Capitol attack
American politics has been so divided that an organised attack on its own Capitol doesn’t get bipartisan condemnation Image Credit: Gulf News

Far-Right political groups are not new to US politics. White nationalists have been in different forms and shapes in the American political landscape for over two centuries.

However, the election of Donald Trump as President in 2016 marked a significant resurgence of extreme right-wing politics in the US.

Since then, the country has witnessed a considerable rise in hate crimes and the strengthening of far-right groups. Trump’s defeat in the 2020 Presidential election and somewhat disappointing results from the recent midterm elections can no way be interpreted as signs of the tide of right-wing populism receding in the world’s most powerful democracy.

In September, US President Joe Biden, while addressing the nation from the Independence Hall in Philadelphia, warned about the serious threat the country is facing from within. He did not point at Russia, international terrorism, or a pandemic but at the right-wing extremism within the country.

Trump has already declared his 2024 Presidential bid

He was referring to Trump’s core support group, MAGA (Make America Great Again) Republicans, and asked his fellow citizens to isolate them.

We should not forget that more than 74 million Americans voted for Trump in the 2020 election. Isolating MAGA Republicans from that number is in no way going to be that easy.

American politics has been so divided that an organised attack on its own Capitol doesn’t get bipartisan condemnation. Political violence is rising significantly, and the country is witnessing a surge of violent threats and attacks targeting public officials and their families.

Reported threats against federal judges have gone up four times in the last six years, and threats against members of Congress have increased more than ten times during this period. According to a recent Washington Post and University of Maryland poll, one in three Americans believes that they can justify violence against the government in some cases.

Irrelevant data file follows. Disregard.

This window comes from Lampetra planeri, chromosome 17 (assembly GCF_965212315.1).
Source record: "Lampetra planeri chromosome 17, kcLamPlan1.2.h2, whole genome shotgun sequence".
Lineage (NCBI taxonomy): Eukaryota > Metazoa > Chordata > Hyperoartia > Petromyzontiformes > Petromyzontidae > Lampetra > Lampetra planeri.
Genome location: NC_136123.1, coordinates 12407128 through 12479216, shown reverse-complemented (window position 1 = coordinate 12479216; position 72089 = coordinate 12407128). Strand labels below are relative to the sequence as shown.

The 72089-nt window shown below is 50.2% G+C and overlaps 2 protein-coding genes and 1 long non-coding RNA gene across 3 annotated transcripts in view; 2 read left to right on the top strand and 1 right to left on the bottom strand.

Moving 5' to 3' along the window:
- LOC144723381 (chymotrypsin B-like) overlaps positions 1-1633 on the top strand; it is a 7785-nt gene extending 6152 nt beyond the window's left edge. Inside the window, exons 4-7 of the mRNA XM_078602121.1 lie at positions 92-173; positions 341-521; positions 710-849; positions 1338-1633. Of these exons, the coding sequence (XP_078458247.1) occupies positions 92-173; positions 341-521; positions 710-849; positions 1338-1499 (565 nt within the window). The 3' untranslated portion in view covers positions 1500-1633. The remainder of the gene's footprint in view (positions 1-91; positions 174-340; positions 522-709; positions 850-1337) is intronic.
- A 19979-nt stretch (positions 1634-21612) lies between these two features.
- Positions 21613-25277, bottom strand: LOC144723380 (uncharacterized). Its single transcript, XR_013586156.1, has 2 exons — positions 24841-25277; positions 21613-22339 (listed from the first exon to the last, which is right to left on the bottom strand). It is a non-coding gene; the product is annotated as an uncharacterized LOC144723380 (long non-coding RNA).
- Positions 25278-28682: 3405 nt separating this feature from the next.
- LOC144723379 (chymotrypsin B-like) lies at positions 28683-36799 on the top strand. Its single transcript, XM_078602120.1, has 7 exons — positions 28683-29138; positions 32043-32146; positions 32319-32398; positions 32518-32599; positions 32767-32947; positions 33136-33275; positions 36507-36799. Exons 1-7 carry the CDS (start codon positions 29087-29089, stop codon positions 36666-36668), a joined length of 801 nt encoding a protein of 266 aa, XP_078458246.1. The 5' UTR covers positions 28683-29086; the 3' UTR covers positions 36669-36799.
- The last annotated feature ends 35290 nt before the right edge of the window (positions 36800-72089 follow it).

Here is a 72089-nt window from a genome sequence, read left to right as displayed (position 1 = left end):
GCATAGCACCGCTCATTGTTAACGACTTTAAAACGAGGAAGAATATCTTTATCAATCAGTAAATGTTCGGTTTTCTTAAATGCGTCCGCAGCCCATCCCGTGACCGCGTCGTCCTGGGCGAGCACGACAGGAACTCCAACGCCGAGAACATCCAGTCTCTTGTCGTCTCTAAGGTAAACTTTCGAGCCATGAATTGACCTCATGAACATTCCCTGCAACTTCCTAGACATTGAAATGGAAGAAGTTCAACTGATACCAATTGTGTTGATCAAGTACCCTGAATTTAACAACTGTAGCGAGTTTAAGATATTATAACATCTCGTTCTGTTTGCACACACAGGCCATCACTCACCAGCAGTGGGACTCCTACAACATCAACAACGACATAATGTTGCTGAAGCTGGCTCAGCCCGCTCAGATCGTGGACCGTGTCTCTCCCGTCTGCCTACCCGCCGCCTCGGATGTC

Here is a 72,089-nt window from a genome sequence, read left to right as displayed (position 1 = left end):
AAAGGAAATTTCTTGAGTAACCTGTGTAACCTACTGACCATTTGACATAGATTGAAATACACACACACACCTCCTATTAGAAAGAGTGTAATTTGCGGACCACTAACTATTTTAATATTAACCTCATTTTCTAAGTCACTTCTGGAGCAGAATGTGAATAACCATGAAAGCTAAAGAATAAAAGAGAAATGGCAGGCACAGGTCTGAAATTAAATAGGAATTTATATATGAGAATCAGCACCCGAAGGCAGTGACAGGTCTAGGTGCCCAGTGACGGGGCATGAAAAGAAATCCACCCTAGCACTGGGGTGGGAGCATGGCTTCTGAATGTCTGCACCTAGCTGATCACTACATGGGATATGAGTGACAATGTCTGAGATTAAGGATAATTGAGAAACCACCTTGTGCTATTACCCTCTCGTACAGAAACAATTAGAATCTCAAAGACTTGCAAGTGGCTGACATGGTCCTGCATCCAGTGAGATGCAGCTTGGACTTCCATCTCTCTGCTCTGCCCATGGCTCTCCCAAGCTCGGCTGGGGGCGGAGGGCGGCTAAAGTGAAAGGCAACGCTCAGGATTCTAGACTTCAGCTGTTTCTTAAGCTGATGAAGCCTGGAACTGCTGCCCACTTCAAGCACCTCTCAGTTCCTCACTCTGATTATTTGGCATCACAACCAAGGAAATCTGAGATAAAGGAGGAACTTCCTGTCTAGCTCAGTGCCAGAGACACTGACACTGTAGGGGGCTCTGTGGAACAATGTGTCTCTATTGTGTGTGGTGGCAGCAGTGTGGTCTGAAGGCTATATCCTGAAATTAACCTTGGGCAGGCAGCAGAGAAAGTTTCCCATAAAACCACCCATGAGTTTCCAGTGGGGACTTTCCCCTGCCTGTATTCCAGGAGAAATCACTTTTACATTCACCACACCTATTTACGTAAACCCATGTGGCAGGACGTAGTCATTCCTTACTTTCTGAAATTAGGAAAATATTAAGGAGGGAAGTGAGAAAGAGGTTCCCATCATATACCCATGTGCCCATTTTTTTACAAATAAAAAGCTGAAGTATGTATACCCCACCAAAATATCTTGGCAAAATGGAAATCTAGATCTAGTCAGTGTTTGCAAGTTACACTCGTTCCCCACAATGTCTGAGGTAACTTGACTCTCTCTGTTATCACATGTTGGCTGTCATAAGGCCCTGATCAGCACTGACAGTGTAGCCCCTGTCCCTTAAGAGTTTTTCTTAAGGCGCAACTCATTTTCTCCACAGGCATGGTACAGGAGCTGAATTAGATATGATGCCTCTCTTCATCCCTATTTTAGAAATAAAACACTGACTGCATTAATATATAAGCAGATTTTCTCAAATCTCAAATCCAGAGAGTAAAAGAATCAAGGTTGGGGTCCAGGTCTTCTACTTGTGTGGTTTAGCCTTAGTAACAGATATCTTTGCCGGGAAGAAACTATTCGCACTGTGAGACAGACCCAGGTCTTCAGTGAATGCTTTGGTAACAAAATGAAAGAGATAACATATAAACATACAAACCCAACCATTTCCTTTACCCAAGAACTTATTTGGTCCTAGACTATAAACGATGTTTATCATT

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Since Trump’s election victory in 2016, the number of politically violent acts by right-wing group members has surged. Per Anti-Defamation League data, right-wing extremists were involved in 26 extremist-related deaths in the US in 2021. They have also been responsible for 75 per cent of such killings in the last ten years.

Political analysts fear increasing risk factors from right-wing extremists, mainly white supremacists, that elevate possibilities for higher electoral violence in the country. There is no doubt that, at present, the greatest terror threat to the US on its domestic front comes from far-right extremists.

There is little hope that right-wing populism will lose traction in the US soon. Instead, there are several indications that it may rise for some time.

In Brazil, Bolsonaro lost the Presidential election narrowly, but Europe is witnessing a resurgence of far-right politics. In France, the far-right candidate Marine Le Pen received more than 41 per cent of the popular vote in her Presidential run-off.

Even in Sweden, a far-right party has become the second-largest parliamentary party in the September election and controls the government. Viktor Orban won his fourth consecutive election in Hungary by a landslide. Italy has elected a Prime Minister whose party’s origins go back to a movement founded after the World War II by former fascists.

The present sociopolitical landscape of the US is like Europe, which has witnessed a surge in right-wing populism. The US, like the continent, is facing job loss issues and high inflation, and small businesses are struggling. Political discourse is also focused on crime, illegal immigration, and protecting racial identity.

Though in the recent midterm, democrats have barely managed to keep the Senate, the House has gone to Republicans. Trump has already declared his 2024 Presidential bid.

Health of American democracy

For democracy to work in a country, a couple of basic norms need to be respected at any cost. One is rejecting violence as a legitimate process to capture power, and the other is accepting election results. Unfortunately, on both these fronts, there are serious doubts about the state of the health of American democracy.

Since the 2020 election season, there has been a larger acceptance of violence as a political tool in the US among right-wing groups. Armed demonstrations have become regular affair. In 2020, 6.2 per cent of all pro-Trump rallies were armed; in 2021, it increased to 8.8 per cent.

To put these numbers in perspective, only 1.5 per cent of all other demonstrations in the US in these two years involved armed protesters. Violence tends to lead to more violence and move to the other side of the political spectrum.

The denial of election results is directly linked to the increasing support for violence on the right. Trump, who is yet to accept the 2020 election results, could become the Republican party’s candidate again in 2024. In the last midterms, in 30 out of 50 states, the election deniers contested at least one of the key positions in their respective state.

The rise of right-wing extremism, no doubt, continues to pose a dual threat to American democracy by questioning the election results and advancing violence as a political tool to capture power.

President Biden is right — US democracy is in danger.